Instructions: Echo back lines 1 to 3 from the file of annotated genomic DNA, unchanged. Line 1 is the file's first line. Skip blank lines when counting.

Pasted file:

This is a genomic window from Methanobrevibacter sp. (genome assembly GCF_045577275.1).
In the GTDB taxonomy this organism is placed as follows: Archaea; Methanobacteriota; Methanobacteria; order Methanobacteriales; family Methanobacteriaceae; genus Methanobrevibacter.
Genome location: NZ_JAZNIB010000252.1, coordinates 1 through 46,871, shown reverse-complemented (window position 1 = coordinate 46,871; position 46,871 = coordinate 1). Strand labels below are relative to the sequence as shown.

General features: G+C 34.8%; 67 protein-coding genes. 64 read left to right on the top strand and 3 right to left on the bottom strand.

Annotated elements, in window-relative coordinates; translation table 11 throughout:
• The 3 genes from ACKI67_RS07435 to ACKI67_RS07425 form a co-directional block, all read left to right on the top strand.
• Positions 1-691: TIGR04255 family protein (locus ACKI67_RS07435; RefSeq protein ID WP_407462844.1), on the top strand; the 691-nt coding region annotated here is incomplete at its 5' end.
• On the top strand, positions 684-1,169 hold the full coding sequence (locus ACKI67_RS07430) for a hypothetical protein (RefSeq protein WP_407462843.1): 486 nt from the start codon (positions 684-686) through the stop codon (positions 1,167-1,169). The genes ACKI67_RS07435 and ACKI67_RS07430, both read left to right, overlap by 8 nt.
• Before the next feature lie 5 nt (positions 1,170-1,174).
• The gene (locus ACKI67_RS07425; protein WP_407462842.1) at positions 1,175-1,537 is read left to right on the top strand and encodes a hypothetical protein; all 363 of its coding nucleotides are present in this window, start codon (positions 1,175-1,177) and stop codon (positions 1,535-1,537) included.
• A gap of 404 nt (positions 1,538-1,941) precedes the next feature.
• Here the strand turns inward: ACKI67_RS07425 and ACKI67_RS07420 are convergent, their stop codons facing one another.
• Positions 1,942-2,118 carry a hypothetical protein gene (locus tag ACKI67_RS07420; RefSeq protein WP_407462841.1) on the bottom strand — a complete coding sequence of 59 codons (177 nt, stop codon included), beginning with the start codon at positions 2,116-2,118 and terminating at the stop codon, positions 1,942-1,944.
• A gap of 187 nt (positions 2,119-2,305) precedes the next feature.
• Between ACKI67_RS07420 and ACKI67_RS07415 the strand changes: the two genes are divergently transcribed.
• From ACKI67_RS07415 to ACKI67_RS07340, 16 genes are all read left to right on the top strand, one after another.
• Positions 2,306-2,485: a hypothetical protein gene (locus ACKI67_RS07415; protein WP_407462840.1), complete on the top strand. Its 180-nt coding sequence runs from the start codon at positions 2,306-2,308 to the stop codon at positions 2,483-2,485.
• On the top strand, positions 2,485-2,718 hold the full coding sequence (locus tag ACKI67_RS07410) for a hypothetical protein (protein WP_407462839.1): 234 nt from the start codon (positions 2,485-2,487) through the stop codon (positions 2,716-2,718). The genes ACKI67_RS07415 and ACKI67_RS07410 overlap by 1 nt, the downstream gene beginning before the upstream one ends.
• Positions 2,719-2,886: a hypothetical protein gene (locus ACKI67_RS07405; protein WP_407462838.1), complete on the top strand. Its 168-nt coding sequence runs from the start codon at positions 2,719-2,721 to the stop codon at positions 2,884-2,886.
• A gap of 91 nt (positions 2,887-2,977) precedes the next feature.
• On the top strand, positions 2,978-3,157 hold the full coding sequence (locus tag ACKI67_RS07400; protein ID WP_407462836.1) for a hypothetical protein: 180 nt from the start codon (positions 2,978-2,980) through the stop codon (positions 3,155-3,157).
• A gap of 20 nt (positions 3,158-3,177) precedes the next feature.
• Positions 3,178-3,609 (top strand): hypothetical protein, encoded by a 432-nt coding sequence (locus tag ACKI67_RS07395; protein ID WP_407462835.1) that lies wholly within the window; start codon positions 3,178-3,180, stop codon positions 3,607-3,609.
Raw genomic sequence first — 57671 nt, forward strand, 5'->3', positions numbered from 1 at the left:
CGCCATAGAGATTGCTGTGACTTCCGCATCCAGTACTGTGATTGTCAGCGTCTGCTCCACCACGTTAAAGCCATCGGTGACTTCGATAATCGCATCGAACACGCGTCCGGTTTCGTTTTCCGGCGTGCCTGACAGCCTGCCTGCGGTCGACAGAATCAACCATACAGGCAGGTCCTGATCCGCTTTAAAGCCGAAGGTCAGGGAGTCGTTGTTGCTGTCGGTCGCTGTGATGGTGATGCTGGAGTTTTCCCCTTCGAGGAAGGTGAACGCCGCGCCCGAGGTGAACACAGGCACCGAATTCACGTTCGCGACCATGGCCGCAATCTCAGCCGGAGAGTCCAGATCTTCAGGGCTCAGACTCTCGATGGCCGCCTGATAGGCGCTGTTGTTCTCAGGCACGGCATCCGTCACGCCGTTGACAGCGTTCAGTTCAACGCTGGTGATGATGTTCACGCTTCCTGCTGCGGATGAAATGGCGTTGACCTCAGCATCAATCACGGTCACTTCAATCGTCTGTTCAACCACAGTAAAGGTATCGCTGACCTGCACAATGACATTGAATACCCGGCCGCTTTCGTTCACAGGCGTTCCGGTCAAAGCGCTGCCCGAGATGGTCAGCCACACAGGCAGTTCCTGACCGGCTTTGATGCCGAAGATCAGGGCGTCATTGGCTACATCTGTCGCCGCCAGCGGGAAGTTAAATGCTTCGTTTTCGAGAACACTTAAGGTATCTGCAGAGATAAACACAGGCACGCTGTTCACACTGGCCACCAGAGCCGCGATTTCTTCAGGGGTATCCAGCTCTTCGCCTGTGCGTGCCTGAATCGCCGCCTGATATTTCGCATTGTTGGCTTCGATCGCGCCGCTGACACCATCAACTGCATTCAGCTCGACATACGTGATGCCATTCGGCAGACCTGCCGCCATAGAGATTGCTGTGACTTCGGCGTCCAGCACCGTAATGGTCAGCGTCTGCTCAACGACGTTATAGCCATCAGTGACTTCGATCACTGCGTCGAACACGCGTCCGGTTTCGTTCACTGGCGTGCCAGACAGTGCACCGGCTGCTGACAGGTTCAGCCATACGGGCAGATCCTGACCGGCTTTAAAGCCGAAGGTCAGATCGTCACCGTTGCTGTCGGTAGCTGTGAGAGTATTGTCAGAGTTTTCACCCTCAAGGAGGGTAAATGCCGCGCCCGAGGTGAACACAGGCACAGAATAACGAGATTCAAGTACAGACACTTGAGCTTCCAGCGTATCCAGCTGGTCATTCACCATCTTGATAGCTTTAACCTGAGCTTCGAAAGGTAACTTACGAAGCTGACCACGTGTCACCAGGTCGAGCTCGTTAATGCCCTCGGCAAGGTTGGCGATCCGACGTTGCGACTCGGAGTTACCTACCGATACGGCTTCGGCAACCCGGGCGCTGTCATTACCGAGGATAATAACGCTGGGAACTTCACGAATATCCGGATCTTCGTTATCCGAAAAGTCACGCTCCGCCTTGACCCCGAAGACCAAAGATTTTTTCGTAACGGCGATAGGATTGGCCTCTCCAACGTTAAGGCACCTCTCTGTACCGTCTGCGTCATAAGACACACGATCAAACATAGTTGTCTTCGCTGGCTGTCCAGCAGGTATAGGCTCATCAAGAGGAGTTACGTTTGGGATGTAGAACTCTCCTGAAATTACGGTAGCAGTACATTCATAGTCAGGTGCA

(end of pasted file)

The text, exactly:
This is a genomic window from Methanobrevibacter sp. (genome assembly GCF_045577275.1).
In the GTDB taxonomy this organism is placed as follows: Archaea; Methanobacteriota; Methanobacteria; order Methanobacteriales; family Methanobacteriaceae; genus Methanobrevibacter.
Genome location: NZ_JAZNIB010000252.1, coordinates 1 through 46,871, shown reverse-complemented (window position 1 = coordinate 46,871; position 46,871 = coordinate 1). Strand labels below are relative to the sequence as shown.